Time is Precious…

A letter from Kevin Ousman, VCTT Volunteer Impact Leader… 


Hard at work for others – Kevin Ousman, VCTT Volunteer Impact Leader and 2017 Volunteer of the Year

Time is precious. It sounds cliché but there is one fundamental thing I’ve learnt while volunteering. Time spent doing something for a cause that you believe in, for no expected reward or gain, just…..feels more precious. Let me expound a little more on what I mean.  At present I don’t have too many long term goals and that can be an extremely unsettling feeling. Of course I know I want to live comfortably and have a family one day, but charting the actual way forward is often challenging. Chasing my original dream of travelling the world and experiencing cultures is a nice ideal but often feels significantly out of reach.  Outside of my professional life, I try to keep active and have my fair share of hobbies; but, where I’m truly at peace is when I can see myself interacting with people and making a positive contribution to someone. Whether that entails assisting an NGO with a specific project or directly aiding someone in distress, I truly love volunteering and wish I did it more often. In fact, sometimes I wish I could do it full time.

Now don’t get me wrong, I’m not saying that every time you volunteer you will feel as if you are making a difference. I’m also not saying that you have to volunteer purely out of selflessness. Volunteering can open avenues for a wide variety of meaningful experiences and connections for furthering one’s development (social/professional/health, etc.) and forming relationships with fellow volunteers. Feeling a rush of satisfaction and happiness is a reward in itself. Of course, working with people of different personalities and organizations with different structures can be challenging, especially when you’re dealing with someone else’s passion project. Participating in some projects may seem like you aren’t really making a difference or doing much at all, when in actuality, your service means the world to that organization/person to which you are dedicating your time. So, make sure that when you do decide to volunteer, you choose something that you are passionate about or which falls under your scope of interest (or not – stepping out of your comfort zone can sometimes work wonders). That way, if things don’t go according to plan or you feel a bit jaded, you can refocus on the general goal, or even turn your sights onto other opportunities.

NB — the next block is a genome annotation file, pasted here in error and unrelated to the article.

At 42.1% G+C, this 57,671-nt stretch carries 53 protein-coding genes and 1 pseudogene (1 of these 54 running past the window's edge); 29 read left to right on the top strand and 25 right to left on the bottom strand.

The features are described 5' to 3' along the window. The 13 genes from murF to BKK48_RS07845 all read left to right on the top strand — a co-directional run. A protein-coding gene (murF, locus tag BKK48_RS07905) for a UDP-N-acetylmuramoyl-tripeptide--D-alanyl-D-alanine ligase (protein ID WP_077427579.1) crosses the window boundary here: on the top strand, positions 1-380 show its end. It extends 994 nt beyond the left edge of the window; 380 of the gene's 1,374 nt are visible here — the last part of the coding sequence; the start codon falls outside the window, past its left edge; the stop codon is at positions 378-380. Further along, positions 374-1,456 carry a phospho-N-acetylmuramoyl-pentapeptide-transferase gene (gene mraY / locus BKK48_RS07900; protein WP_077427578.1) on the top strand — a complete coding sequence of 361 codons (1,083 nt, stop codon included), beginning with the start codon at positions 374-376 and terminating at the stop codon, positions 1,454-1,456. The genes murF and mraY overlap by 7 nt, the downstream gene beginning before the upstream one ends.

At times when people contact me to volunteer with VCTT they express to me that ‘they don’t have any experience’. There will always be a bit of apprehension as to whether you are suited for the particular assignment, and after volunteering for quite a number of years, I still feel the same apprehension sometimes. However, at VCTT we believe that there is a volunteer in everyone. We may not see the things we do as ‘volunteering’ but, if you operate under my personal definition (that anything you do for someone, without expecting anything in return, which utilizes your own resources, is volunteering), then we have all been or are volunteers in some capacity.

The Volunteer Center of Trinidad and Tobago (VCTT) operates under the mission of connecting people, fueling hope and collaborating for change.  We provide a service which makes volunteering an enjoyable and engaging experience for both our partner organizations and most importantly, our volunteers.